Minutes after Utah Republican Sen. Mitt Romney announced Wednesday that he would vote to convict President Donald Trump in the impeachment trial, Twitter users began wondering if this was Romney’s “white horse” moment.
It wasn’t — and it’s far from clear whether the supposed prophecy even entered into Romney’s consideration.
The White Horse Prophecy comes from an often-contested statement believed to have been made by the Church of Jesus Christ of Latter-day Saints founder Joseph Smith. According to the claim, in 1840, Smith said that, one day in the future, when the US Constitution hung by a thread, LDS elders would step in “on the white horse” to save the country.
“In spite of fact that I don’t put stock in the historical accuracy of the so-called ‘White Horse prophecy,’ I could almost be convinced to be a believer after [Romney] announced he’ll be the lone [Republican senator] to do the right thing to vote to convict Trump, upholding the Constitution,” historian Barbara Jones Brown tweeted Wednesday.
Brown, who works as the executive director of the Mormon Historical Association, an academic institute independent from the LDS church, told BuzzFeed News that she thinks Romney is too smart to believe the White Horse Prophecy.
“I think he’s just doing it based on principals,” she said. “He said he took an oath before God as a senator, and Mormons also take an oath before God to be honest.”
“Mitt Romney voting like the White Horse Prophecy is real. Good for him though,” another user tweeted.
The authenticity of Smith’s prophecy is heavily disputed, and it was not widely known within Mormonism until conspiracy theorist Glenn Beck began to promote it a decade ago. In 2010, the LDS church issued a statement saying the folklore is unsubstantiated
“The Church of Jesus Christ of Latter-day Saints is politically neutral and does not endorse or promote any candidate, party or platform,” the church said at the time. “Accordingly, we hope that the campaign practices of political candidates would not suggest that their candidacy is supported by or connected to the church.”
In 2007, Romney told the Salt Lake Tribune that he didn’t put any stock in the prophecy.
“I haven’t heard my name associated with it or anything of that nature,” he said. “That’s not official church doctrine. There are a lot of things that are speculation and discussion by church members and even church leaders that aren’t official church doctrine. I don’t put that at the heart of my religious belief.”
But the prophecy has followed the career of Romney, the most politically prominent member of the church, for years. Sue Emmett, a great-great-granddaughter of Brigham Young, the founder of Salt Lake City and the second LDS president, cited “White Horse” lore when discussing Romney’s 2012 presidential campaign.
“I can guarantee you that there are millions of Mormons who believe this prophecy and see Romney as potential fulfillment of it,” Emmett said. “As a Mormon, you grow up hearing about this prophecy. I think Mitt believes he has a mandate from God to become president so he can help move this along. I don’t know if it’s a conscious thought, but it’s in his subconscious.”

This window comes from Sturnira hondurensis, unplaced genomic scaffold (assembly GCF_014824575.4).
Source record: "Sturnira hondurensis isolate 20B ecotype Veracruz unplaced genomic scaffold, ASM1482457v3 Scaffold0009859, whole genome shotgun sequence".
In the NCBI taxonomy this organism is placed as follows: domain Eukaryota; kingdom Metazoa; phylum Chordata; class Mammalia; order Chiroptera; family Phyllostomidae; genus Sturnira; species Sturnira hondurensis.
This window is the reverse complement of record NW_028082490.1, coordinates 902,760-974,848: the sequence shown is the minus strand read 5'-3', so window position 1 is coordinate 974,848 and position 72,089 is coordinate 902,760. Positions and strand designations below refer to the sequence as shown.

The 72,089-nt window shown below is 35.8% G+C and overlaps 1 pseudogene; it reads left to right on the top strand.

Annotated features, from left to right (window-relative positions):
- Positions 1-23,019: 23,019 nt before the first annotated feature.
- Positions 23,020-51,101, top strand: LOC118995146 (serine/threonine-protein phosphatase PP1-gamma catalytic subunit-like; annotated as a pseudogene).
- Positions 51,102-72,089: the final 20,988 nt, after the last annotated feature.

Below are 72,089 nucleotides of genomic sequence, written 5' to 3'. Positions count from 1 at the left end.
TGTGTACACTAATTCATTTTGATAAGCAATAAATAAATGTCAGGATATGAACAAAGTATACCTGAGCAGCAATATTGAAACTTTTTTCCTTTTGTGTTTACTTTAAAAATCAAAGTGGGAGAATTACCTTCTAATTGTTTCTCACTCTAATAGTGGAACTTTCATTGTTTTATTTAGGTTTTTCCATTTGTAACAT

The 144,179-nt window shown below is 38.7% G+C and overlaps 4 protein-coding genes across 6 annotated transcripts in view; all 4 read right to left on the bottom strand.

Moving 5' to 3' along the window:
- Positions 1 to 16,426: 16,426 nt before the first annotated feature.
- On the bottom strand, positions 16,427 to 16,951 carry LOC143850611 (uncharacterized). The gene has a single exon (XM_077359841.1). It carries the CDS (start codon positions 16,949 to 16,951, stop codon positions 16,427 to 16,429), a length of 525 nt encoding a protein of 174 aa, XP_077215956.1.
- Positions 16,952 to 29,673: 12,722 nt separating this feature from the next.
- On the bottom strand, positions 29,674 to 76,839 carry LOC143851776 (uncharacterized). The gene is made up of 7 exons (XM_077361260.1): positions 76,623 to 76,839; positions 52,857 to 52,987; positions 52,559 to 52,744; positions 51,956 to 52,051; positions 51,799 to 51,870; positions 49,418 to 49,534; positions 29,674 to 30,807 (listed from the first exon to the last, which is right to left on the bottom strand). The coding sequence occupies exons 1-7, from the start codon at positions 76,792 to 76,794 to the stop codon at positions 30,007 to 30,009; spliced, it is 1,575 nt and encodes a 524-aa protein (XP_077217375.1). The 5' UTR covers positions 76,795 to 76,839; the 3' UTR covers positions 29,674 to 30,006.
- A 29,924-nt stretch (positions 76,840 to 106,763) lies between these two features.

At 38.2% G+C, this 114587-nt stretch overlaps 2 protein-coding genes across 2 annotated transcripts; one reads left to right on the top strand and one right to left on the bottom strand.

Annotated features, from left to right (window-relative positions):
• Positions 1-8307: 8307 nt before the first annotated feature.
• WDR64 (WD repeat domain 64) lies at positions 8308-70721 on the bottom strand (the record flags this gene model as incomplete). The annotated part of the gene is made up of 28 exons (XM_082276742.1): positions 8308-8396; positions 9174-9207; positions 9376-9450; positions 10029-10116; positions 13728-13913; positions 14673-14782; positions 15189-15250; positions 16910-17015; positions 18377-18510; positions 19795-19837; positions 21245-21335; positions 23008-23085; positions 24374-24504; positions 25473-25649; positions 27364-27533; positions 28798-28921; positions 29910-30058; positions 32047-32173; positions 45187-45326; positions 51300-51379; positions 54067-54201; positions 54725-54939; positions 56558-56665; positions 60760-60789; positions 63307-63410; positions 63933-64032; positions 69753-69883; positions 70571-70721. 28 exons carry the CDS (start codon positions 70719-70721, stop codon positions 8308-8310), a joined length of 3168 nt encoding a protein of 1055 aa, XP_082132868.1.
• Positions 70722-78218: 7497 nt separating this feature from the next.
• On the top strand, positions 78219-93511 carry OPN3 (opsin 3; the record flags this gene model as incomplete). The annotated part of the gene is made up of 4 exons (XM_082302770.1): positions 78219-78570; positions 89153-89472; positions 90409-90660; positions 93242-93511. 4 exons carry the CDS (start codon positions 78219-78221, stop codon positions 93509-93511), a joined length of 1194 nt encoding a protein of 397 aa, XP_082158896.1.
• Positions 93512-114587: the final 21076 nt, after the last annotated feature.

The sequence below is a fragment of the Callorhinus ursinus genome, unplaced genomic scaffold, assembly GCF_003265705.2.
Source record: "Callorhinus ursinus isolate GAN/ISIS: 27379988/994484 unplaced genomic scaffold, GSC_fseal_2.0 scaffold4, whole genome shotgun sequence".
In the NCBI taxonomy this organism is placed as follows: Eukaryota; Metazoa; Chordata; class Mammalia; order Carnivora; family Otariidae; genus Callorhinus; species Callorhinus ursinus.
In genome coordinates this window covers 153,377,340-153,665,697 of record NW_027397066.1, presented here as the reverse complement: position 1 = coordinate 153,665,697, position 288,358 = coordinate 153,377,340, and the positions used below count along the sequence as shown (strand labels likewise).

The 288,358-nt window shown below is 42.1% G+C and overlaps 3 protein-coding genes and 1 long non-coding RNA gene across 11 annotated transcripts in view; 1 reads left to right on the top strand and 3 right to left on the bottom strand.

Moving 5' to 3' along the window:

As the impeachment investigation into President Trump began last fall, the idea of Romney fulfilling the prophecy surfaced again.
In October 2019, Judith Freeman, an American novelist raised in the faith, wrote an opinion piece for the Los Angeles Times questioning whether Romney would “fulfill a Mormon ‘prophecy’ and save the Constitution?” And Pentecostal pastor Perry Stone warned his Facebook followers last month that Romney could vote to convict the president based on his belief in the prophecy.
There is no evidence any of this is true. In fact, Romney was quite clear about how he arrived at his decision.
On Wednesday, the senator became visibly emotional and stopped speaking to fight back tears as he spoke of how his Mormon faith influenced his decision:
“As a senator juror, I swore an oath before God to exercise impartial justice,” he said. “I am profoundly religious. My faith is at the heart of who I am. I take an oath before God as enormously consequential. I knew from the outset that being tasked with judging the president, the leader of my own party, would be the most difficult decision I’ve ever faced. I was not wrong.”
Online, users reacted to Romney’s decision with mixed emotions about the prophecy entering the national conversation again.
“The White Horse Prophecy may have been debunked, but it is still good to see people acting out of conscience during desperate times,” Mormon blog By Common Consent tweeted.
Another user identifying as an LDS bishop tweeted, “White Horse Prophecy, resurrected,” before following up with a second tweet that read, “(btw, there is no such thing as the white horse prophecy)”
“I searched ‘white horse’ here on Twitter,” a third user identifying as a member of the church tweeted. “There’s a lot of misinformation about the folklore. My people have a lot of myths that the Church doesn’t actually endorse. Also, many of the church members talking about it are saying so tongue-in-cheek.”
Romney said that his faith, the oath senators took before the trial began, and the Constitution would not allow him to ignore the evidence that has surfaced over the course of the impeachment.
“My promise before God, to apply impartial justice, requires that I put my personal feelings and my political bias aside,” he said.
Addy Baird contributed additional reporting to this story.
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Ryan Broderick is a senior reporter for BuzzFeed News and is based in New York City.
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